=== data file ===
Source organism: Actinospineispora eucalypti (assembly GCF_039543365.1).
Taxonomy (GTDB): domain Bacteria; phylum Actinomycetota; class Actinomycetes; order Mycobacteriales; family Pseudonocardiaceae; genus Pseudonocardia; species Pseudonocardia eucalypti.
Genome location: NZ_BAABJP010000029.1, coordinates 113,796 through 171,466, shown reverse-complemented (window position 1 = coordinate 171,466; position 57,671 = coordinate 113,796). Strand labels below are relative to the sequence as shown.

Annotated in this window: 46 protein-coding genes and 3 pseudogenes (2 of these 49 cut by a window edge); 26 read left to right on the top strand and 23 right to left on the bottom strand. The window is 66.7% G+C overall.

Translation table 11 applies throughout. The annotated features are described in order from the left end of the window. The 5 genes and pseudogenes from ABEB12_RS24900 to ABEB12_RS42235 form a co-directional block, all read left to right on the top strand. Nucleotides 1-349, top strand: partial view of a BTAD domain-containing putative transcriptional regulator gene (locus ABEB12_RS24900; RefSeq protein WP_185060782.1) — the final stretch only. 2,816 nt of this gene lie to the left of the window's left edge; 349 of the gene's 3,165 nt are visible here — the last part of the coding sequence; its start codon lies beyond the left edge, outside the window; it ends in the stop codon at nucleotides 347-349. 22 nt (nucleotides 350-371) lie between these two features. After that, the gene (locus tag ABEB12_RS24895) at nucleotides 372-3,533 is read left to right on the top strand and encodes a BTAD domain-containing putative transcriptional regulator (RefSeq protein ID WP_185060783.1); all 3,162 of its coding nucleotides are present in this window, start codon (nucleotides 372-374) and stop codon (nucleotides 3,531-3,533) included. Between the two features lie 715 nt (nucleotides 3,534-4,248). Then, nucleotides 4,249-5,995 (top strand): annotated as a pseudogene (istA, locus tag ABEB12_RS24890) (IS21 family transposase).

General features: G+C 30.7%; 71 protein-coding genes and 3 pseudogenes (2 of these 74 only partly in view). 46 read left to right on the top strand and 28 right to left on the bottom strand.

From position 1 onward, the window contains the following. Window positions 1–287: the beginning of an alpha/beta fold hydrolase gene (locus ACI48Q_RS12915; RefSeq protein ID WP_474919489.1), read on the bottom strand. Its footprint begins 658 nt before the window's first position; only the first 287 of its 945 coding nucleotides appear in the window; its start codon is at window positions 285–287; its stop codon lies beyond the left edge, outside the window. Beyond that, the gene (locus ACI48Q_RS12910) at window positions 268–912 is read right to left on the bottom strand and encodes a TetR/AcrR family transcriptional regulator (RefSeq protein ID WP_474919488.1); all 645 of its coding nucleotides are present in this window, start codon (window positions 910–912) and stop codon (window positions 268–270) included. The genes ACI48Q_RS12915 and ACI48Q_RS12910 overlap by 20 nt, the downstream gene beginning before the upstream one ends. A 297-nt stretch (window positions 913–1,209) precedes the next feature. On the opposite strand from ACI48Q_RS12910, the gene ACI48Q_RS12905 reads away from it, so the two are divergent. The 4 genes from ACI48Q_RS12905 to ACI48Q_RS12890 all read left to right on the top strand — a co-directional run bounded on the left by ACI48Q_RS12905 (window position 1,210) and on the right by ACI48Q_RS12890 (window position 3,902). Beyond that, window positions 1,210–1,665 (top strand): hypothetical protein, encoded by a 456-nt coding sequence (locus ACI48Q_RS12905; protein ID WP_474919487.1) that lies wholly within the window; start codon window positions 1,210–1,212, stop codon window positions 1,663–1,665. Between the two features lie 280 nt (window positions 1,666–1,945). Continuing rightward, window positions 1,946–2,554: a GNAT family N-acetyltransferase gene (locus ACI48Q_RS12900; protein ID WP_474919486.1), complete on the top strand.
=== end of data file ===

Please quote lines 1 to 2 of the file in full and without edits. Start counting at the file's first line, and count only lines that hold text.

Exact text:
Source organism: Actinospineispora eucalypti (assembly GCF_039543365.1).
Taxonomy (GTDB): domain Bacteria; phylum Actinomycetota; class Actinomycetes; order Mycobacteriales; family Pseudonocardiaceae; genus Pseudonocardia; species Pseudonocardia eucalypti.